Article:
Friday, July 27, 2007

Web and ODF documents in PDF?

IEC PugGetting acceptance for new document formats from users is difficult. If someone gets a file with an ODF or some other extension they have never heard of it will be a worry for them. But if they get a PDF file that is okay.

Perhaps PDF can be used as Trojan horse (in a nice way) for this. Some versions of PDF (such as PDF/UA) have provision for embedding data files. This could be used to include a Open Document Format (ODF) or web document and its associated formatting and images inside the PDF document.

The office suite could be modified to package an editable version of documents in a PDF file (and an equivalent addon provided for Microsoft Office). OO already creates PDF versions of documents, so to this could be added an option to include a copy of the original source document. The person receiving the document would see the PDF rendering by default, but would have the option to work on the original editable file and be offered a link to download a copy of OO, or a conversion tool for Microsoft Office, if needed.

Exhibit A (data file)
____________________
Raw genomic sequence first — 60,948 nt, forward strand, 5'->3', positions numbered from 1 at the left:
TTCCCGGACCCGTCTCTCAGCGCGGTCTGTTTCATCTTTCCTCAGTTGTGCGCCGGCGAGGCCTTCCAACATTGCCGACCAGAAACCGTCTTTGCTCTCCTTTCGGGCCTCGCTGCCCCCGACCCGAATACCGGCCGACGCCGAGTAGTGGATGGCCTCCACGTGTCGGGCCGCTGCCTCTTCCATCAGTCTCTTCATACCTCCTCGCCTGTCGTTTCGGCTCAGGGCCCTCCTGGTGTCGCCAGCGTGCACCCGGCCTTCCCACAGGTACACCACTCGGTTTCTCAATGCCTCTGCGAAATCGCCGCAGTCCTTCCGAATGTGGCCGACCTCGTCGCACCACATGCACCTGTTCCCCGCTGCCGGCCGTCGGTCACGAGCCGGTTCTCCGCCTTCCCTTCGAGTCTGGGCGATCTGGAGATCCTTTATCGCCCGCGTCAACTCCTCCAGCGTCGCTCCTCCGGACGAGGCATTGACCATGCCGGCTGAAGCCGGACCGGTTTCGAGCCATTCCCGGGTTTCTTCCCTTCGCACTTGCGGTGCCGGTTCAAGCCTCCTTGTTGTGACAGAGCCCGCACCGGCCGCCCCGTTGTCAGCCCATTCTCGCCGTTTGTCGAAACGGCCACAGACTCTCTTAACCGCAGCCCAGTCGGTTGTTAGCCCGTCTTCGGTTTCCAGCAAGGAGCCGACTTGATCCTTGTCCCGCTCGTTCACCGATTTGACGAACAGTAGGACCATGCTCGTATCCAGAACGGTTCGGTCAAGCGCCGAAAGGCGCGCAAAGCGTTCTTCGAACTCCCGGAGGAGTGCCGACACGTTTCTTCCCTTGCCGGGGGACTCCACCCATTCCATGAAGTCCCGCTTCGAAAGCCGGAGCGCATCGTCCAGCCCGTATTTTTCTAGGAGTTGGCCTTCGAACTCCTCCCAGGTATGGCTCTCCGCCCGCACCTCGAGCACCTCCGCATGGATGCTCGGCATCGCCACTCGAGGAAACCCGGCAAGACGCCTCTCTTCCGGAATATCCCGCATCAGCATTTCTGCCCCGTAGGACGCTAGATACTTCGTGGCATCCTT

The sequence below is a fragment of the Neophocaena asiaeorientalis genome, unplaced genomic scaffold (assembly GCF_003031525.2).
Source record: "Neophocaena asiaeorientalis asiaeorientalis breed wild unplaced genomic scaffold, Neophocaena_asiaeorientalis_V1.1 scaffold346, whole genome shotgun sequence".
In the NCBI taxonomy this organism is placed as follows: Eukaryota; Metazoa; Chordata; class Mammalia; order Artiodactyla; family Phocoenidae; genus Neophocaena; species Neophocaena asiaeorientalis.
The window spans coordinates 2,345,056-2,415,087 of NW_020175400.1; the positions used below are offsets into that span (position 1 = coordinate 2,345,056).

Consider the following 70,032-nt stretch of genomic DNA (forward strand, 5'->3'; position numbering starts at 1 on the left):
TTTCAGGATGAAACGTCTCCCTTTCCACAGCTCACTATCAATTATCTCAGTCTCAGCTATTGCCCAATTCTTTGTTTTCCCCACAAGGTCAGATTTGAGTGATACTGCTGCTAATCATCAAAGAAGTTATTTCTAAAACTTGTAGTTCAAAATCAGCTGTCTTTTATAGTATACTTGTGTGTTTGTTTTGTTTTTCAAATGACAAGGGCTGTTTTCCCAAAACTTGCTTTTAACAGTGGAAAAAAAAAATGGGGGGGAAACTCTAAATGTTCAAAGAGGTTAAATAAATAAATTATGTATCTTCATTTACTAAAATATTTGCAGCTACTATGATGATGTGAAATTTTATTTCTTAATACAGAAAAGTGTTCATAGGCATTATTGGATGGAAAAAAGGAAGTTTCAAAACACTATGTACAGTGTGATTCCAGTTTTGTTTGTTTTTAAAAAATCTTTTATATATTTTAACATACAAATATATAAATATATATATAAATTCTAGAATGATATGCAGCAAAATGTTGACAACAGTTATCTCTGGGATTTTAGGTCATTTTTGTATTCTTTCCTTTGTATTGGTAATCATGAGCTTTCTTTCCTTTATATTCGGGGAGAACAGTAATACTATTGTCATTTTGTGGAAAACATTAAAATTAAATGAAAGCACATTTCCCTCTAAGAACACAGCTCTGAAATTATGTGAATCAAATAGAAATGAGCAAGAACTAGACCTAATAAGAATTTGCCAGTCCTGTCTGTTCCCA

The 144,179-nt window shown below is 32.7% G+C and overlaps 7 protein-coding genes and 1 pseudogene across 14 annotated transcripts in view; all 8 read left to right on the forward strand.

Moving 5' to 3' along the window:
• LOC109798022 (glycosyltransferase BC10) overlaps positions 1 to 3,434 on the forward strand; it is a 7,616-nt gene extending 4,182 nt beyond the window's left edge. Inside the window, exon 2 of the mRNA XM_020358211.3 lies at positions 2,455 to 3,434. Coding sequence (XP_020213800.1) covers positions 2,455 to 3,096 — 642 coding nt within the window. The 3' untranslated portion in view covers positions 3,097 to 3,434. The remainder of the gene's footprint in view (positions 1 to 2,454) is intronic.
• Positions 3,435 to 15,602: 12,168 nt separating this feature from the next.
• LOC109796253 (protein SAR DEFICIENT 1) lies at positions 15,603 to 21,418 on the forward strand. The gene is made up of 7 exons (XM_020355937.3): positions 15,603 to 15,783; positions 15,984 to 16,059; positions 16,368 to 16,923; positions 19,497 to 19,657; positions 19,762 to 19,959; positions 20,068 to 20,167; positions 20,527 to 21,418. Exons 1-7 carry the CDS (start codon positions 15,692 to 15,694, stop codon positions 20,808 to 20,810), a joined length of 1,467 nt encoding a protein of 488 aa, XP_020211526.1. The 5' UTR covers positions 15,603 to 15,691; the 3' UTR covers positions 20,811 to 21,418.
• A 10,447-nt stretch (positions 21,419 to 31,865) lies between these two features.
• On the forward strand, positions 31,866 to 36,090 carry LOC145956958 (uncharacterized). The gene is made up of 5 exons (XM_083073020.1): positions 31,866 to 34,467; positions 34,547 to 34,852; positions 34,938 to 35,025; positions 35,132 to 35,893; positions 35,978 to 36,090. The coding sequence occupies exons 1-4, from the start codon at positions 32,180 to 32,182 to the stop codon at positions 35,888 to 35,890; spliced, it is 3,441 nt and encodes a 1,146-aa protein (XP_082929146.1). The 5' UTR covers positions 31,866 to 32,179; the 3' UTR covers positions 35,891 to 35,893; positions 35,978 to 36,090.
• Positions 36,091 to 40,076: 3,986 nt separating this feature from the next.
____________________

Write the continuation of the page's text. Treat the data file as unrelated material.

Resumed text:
Most of the space taken up by word processing documents is in the images, not the text. It should be possible to share the images between the PDF rendering and the ODF document. As a result adding the ODF document to the PDF may not make the document much bigger.

ODF is better than not having a standard format for office documents, but is not perfect. My preference would be to use XHTML 2 for word processing documents, so they could be directly rendered by web browsers. Word Processing programs are rapidly becoming just a way to create not very good web content and it would be better if they created well formatted web format documents directly.

Compatibility with existing products is a legitimate concern when setting a standard. As an example this was a major consideration in the standard for shipping containers, with discussion of what adaptors would be needed.

Standards based on something which has been shown to work are better standards. But this does result in some quirks, as an example shipping containers are stronger than they need to be (increasing costs) due to the need to meet some old European railway standards. The cords for some computers are rated to withstand high temperatures as the standard they are made to was designed for electric kettles. Putting office documents inside PDF files would be a bit like
a computer cable you could use to boil water, but at least it would work.

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